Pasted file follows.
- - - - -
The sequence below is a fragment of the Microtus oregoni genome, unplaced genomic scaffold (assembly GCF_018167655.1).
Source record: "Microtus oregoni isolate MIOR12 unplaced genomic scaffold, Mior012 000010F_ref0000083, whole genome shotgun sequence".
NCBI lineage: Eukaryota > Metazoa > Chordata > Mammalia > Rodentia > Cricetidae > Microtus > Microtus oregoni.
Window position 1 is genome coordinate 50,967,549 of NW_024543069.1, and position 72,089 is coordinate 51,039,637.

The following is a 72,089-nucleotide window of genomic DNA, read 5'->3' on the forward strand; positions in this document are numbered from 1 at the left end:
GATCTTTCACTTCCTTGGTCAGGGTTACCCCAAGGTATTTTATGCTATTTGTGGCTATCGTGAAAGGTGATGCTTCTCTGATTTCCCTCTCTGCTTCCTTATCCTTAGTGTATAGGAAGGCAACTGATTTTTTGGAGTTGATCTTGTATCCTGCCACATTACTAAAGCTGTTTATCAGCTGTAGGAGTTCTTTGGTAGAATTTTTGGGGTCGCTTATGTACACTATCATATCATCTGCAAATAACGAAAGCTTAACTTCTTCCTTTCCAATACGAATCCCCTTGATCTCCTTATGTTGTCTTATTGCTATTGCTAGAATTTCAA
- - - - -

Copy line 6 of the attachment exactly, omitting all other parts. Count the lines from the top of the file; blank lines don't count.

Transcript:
GATCTTTCACTTCCTTGGTCAGGGTTACCCCAAGGTATTTTATGCTATTTGTGGCTATCGTGAAAGGTGATGCTTCTCTGATTTCCCTCTCTGCTTCCTTATCCTTAGTGTATAGGAAGGCAACTGATTTTTTGGAGTTGATCTTGTATCCTGCCACATTACTAAAGCTGTTTATCAGCTGTAGGAGTTCTTTGGTAGAATTTTTGGGGTCGCTTATGTACACTATCATATCATCTGCAAATAACGAAAGCTTAACTTCTTCCTTTCCAATACGAATCCCCTTGATCTCCTTATGTTGTCTTATTGCTATTGCTAGAATTTCAA